Seating myself with a sense as it were of a change in the weather,
Not understanding, however, but thinking mostly of Murray,
And, for today is their day, of the Campidoglio Marbles,
Caffè-latte! I call to the waiter, - and Non c’ è latte,
This is the answer he makes me, and this the sign of a battle.” (II. 95-100)

I detect a hint of a future generation of useless men abroad, those of Henry James and Ford Madox Ford, or Turgenev's fretful young intellectuals. Claude begins to find things – the Roman Republic, Mary– interesting, but he has great trouble doing anything, which eventually leads where one would expect. As goes the Roman Republic, so goes the romance of Claude and Mary.

I don’t want to overemphasize the romance, although that’s quite good, and would have made a fine plot in the hands of Jane Austen or E. M. Forster. Amours de Voyage consists mostly of Claude philosophizing and ironizing, and whining and moping, and wandering around Rome, all in his overbaked Oxford style. What he has to say, what he thinks, is interesting. What he does, that's Claude's problem.

Wonderful poet, Arthur Hugh Clough. Not quite like anyone else.

Thursday, April 2, 2009

Rubbishy seems the word that would exactly suit it - Arthur Hugh Clough's hexameters

A while back I was reading Longfellow's Evangeline, and it left me wondering about the point of writing English poetry in dactylic hexameter. Longfellow's hexameter was basically a sort of rhythmic prose. The long, six foot lines and the irregular lengths of the feet seemed to violate some essential feature of English prosody, although I wasn't sure what.

It turns out that a while further back, a young Arthur Hugh Clough was reading Evangeline and wondered the same thing. He decided to do something about it, and wrote two long, narrative hexameter poems, The Bothie of Tober-na-Vuolich (1848), and Amours de Voyage (1849). Both are about young men on vacation, and their troubles with women. Both are excellent, especially Amours de Voyage, which I think I will return to tomorrow. Now I just want to look at the verse. Clough cracked the hexameter nut, so to speak, and he solved the problem in more than one way.

Not that he doesn't still end up with prose a lot. How's this:

"It was four of the clock, and the sports were coming to the ending,
Therefore the Oxford party went off to adorn for dinner." (I.10-11)

Maybe you get a hint here of one of Clough's tools, the mock heroic. The hexameter is the meter of Homer, so let's have some Homer, but a bit silly:

"Here were clansmen many in kilt and bonnet assembled,
Keepers a dozen at least; the Marquis's targeted gillies;
Pipers five or six, among them the young one, the drunkard...
But with snuff-boxes all, and all of them using the boxes." (I.51-53, 56)

This fits the setting and theme of the poem. A passel of Oxford undergraduates are spending the summer in Scotland. They prepare for exams with their tutor, mostly, so their heads are full of the original hexameter, the Greek and Roman classics. On this evening, they attend a dinner and dance hosted by local Highlanders. The Highlanders still have some connection with the traditions of actual men of action; the undergrads split their time bewteen books and sports.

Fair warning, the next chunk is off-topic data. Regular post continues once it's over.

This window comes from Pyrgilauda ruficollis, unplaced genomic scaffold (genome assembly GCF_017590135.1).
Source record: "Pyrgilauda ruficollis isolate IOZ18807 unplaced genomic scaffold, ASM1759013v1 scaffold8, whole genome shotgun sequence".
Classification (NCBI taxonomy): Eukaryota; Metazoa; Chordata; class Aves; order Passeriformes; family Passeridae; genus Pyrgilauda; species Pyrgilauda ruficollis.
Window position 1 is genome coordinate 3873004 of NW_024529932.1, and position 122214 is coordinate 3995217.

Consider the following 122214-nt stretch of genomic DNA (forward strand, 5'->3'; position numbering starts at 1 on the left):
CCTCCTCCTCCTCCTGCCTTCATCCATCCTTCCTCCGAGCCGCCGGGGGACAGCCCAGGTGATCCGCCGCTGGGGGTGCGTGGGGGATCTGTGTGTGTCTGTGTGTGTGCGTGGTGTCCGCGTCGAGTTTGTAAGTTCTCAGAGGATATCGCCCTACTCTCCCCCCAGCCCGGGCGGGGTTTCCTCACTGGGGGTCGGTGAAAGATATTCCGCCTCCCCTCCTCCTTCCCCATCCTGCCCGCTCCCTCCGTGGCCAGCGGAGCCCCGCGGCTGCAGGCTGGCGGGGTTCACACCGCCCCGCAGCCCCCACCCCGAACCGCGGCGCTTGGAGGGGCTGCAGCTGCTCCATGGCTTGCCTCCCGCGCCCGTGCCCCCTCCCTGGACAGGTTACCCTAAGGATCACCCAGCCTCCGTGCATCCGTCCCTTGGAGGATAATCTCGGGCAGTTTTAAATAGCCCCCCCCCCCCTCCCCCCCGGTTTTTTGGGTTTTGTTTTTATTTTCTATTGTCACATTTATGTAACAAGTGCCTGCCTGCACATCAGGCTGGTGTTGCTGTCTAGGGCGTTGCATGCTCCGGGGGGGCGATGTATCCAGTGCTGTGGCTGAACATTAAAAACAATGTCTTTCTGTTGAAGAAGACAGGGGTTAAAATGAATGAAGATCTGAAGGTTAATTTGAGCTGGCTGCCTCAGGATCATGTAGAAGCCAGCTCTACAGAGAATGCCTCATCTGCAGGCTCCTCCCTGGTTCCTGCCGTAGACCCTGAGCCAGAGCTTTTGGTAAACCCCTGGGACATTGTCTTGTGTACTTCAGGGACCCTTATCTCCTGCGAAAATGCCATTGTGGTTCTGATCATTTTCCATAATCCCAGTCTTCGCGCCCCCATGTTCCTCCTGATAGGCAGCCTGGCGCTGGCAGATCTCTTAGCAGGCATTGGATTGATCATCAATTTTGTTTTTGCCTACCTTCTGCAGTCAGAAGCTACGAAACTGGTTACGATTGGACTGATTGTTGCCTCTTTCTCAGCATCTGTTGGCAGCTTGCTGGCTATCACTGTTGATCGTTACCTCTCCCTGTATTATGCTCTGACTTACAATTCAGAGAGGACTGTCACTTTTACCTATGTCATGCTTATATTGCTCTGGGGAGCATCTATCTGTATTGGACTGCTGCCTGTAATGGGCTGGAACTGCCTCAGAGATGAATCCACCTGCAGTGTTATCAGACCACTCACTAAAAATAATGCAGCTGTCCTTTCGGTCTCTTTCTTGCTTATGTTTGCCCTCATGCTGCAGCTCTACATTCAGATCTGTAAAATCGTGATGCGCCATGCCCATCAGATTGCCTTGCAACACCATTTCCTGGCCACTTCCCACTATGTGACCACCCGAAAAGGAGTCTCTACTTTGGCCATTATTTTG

Some of the poem is still pretty tangled, and some of it is pretty flat, but a touch less seriousness turns out to help a lot.

Clough tried again, and found a complete solution with Amours de Voyage. It is an epistolary poem, so in a sort of first person, which leads straight to the answer: create a character who naturally speaks or writes in dactylic hexameter. Name him Claude. And so:

"Rome disappoints me much; I hardly as yet understand, but
Rubbishy seems the word that most exactly would suit it.
All the foolish destructions, and all the siller savings,
All the incongruous things of past incompatible ages,
Seem to be treasured up here to make fools of present and future.
Would to Heaven the old Goths had made a cleaner sweep of it!" (I.19-24)

We have a young graduate now, not an undergraduate, at worst a pretentious, serious man, but with a sense of humor and an ability to see the ridiculous side of his own character. Claude's writing is not natural, really, but it's his voice, what a person like him would actually write. He's over-educated and restless; it's too late to be natural (or is it - that's a theme of this poem).

What a surprise, then, after twelve letters or fragments of letters from "Claude to Eustace," to see that the heading of I.XIII is "Georgina Trevellyn to Louisa."* Who? Here's how she writes:

"Dearest Louisa, -Inquire, if you please, about Mr. Claude -.
He has been once at R., and remembers meeting the H.'s.
Harriet L., perhaps, may be able to tell you about him.
It is an awkward youth, but still with very good manners;
Not without prospects, we hear; and, George says, highly connected." (I.252-6)

This is also dactylic hexameter, but sounds so different than Claude (more monosyllabic, less Latinate) and entirely natural, as long as we're in or near a Jane Austen novel.